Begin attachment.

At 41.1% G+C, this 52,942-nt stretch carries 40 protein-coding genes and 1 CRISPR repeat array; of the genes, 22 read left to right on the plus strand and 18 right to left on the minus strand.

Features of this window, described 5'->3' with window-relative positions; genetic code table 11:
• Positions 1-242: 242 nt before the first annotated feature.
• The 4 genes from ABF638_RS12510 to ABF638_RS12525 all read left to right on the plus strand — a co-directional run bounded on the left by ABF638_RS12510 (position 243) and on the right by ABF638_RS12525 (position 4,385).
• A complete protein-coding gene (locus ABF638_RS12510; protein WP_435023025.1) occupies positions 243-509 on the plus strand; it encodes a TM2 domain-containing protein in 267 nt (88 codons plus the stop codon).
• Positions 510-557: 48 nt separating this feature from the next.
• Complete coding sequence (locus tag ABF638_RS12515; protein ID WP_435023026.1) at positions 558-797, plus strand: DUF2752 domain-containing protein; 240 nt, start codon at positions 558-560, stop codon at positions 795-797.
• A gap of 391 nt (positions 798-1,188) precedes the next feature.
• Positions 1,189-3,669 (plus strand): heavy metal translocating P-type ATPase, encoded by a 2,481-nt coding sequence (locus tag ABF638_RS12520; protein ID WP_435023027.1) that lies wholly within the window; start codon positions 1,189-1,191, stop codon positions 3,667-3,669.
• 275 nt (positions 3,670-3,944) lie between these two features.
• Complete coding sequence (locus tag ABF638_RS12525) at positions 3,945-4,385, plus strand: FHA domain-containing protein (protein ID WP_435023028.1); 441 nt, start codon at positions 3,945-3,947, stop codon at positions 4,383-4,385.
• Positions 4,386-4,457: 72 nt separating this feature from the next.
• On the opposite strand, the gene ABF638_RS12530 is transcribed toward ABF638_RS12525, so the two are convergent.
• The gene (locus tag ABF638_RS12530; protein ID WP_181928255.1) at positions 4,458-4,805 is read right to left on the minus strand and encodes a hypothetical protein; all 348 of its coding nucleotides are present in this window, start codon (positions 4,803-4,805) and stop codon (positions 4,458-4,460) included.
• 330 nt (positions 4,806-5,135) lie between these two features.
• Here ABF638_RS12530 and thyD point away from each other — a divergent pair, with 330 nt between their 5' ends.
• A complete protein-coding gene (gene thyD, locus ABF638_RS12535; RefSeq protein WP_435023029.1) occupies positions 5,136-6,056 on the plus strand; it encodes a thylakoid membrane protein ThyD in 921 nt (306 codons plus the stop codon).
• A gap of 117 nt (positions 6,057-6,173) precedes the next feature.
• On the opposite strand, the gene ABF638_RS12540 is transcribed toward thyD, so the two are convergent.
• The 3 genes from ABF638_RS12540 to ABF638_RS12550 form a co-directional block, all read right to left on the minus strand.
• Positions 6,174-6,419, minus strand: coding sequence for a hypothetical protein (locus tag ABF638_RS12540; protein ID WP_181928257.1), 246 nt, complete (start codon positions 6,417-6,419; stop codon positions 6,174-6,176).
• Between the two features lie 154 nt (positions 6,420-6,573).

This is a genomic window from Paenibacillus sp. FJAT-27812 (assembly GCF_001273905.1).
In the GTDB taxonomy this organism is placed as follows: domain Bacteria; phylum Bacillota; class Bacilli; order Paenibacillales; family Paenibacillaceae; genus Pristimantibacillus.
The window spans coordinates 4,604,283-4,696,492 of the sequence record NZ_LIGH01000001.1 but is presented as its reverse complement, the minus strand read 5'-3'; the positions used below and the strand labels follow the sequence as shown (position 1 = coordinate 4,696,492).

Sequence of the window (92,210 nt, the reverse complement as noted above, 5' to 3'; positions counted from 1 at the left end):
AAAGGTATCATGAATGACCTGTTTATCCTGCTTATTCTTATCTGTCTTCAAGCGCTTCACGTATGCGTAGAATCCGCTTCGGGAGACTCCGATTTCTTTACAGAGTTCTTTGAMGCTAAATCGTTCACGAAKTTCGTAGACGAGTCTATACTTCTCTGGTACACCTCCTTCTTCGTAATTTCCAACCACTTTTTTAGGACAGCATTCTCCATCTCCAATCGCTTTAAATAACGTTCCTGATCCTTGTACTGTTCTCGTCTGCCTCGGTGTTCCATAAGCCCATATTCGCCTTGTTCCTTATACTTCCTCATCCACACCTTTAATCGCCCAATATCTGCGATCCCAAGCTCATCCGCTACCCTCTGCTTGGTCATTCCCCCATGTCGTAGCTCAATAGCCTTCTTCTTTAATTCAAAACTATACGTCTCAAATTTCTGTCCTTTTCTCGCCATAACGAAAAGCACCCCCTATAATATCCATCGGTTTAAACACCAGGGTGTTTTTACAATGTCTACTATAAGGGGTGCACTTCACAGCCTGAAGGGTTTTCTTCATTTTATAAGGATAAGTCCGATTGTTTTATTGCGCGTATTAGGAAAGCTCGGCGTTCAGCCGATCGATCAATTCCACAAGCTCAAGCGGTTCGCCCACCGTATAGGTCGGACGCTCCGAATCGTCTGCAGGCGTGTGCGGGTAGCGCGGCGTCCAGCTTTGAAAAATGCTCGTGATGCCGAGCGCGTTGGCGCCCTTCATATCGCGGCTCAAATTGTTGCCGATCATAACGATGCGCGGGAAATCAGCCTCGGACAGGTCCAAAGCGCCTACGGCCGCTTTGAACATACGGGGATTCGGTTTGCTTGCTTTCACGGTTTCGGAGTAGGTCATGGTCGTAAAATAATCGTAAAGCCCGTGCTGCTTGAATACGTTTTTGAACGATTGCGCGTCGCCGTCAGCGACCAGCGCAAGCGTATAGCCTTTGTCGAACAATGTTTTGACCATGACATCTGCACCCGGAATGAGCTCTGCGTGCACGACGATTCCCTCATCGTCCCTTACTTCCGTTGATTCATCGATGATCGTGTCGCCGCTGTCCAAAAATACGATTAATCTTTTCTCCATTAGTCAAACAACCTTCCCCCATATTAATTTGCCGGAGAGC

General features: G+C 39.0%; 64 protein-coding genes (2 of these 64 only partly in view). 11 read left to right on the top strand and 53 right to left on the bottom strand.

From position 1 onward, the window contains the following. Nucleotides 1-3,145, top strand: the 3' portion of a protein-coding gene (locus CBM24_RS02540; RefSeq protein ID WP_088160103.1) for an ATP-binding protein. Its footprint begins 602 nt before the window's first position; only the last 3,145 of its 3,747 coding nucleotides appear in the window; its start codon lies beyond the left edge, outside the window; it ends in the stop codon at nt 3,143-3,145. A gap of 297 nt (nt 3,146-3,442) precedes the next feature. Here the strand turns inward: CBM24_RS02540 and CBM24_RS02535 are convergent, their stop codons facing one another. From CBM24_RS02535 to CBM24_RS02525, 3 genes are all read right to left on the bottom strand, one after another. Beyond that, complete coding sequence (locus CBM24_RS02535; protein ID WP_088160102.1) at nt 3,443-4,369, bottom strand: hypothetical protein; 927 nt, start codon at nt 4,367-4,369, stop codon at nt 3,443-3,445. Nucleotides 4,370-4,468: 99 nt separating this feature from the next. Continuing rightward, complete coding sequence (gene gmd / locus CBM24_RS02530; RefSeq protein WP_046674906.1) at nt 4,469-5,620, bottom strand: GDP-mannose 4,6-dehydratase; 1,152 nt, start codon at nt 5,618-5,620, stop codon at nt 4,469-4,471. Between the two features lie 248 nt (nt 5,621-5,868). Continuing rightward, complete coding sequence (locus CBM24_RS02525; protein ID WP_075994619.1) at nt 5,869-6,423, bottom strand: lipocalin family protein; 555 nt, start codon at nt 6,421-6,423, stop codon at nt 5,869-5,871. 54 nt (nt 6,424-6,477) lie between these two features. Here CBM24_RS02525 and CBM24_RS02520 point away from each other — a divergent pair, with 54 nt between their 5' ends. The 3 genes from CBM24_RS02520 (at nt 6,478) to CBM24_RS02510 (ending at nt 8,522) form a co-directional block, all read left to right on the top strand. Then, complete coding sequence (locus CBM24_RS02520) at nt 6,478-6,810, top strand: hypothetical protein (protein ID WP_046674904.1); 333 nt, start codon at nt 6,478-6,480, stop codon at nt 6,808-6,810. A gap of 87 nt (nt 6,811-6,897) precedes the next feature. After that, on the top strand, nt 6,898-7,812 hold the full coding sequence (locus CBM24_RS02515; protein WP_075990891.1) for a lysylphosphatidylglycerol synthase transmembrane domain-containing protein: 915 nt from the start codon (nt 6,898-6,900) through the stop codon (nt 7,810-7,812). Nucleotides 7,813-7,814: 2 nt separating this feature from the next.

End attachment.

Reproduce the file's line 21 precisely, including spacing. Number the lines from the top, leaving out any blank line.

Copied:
• Positions 6,174-6,419, minus strand: coding sequence for a hypothetical protein (locus tag ABF638_RS12540; protein ID WP_181928257.1), 246 nt, complete (start codon positions 6,417-6,419; stop codon positions 6,174-6,176).